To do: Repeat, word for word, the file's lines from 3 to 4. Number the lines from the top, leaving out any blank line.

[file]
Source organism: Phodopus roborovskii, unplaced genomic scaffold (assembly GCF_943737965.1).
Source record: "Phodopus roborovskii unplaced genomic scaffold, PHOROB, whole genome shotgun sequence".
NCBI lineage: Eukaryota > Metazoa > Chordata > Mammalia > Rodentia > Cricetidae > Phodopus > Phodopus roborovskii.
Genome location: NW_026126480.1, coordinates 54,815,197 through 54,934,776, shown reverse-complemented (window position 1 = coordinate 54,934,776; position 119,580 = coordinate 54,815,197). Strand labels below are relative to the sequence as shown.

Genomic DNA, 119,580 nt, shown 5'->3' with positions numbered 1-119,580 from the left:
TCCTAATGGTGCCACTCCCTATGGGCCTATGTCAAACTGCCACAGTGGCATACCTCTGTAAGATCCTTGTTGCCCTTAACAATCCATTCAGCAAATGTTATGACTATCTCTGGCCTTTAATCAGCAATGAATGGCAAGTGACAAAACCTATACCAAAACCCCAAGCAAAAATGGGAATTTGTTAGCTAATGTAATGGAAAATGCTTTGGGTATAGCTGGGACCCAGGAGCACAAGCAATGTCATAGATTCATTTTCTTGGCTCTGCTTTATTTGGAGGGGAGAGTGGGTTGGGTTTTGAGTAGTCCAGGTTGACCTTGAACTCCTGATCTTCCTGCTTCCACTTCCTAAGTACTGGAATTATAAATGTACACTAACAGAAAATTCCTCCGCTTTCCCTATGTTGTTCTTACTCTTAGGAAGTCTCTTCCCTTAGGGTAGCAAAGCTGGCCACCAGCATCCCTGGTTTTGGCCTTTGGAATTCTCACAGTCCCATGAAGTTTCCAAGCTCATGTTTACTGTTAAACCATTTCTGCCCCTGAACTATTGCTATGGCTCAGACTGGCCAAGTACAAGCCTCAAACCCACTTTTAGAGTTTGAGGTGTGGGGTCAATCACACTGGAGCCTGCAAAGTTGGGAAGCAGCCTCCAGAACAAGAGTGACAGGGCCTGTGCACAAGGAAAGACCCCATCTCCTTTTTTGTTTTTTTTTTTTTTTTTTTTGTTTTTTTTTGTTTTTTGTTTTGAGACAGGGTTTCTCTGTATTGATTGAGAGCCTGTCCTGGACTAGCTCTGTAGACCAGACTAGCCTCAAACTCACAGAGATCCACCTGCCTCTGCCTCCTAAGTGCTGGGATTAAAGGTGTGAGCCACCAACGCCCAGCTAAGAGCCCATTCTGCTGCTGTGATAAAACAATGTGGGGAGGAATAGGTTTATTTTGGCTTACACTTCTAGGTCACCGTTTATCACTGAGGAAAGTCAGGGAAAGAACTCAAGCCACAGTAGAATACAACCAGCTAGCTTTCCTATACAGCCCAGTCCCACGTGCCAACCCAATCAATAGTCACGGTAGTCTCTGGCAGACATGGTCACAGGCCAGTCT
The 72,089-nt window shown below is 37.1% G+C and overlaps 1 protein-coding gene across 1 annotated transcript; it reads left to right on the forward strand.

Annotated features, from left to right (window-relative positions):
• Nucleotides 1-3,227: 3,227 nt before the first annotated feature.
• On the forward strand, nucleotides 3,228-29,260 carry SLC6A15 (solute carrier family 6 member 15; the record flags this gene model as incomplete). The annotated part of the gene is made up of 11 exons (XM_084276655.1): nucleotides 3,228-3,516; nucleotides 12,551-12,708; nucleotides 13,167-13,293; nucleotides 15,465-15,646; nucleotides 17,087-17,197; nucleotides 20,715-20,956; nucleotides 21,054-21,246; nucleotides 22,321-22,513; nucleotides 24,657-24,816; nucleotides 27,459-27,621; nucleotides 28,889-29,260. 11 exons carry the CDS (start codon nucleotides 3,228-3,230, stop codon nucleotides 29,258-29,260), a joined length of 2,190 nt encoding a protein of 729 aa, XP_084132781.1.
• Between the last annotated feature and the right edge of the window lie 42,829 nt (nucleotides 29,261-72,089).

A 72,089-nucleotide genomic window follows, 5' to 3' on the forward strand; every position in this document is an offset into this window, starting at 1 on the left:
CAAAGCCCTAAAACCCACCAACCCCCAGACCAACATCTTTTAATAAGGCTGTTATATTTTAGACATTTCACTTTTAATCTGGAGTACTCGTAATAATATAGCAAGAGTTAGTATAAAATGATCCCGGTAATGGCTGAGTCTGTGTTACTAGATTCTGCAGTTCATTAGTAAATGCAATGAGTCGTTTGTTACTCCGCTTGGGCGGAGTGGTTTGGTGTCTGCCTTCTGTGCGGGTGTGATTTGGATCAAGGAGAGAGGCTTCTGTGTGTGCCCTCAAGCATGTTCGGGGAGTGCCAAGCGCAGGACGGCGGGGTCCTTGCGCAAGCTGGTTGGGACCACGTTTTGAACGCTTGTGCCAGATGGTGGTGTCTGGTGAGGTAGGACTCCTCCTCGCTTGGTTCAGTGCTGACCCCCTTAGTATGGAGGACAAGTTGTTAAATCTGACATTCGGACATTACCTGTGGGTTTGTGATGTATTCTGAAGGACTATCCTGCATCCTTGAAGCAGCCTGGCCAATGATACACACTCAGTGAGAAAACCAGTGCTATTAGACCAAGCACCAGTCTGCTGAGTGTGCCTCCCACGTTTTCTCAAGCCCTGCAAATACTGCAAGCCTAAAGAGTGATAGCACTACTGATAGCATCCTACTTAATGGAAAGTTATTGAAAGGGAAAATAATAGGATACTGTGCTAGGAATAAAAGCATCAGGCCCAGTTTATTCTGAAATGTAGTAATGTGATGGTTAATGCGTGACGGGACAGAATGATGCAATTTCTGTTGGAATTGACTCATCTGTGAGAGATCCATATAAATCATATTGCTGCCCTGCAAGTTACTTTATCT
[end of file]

NCBI lineage: Eukaryota > Metazoa > Chordata > Mammalia > Rodentia > Cricetidae > Phodopus > Phodopus roborovskii.
Genome location: NW_026126480.1, coordinates 54,815,197 through 54,934,776, shown reverse-complemented (window position 1 = coordinate 54,934,776; position 119,580 = coordinate 54,815,197). Strand labels below are relative to the sequence as shown.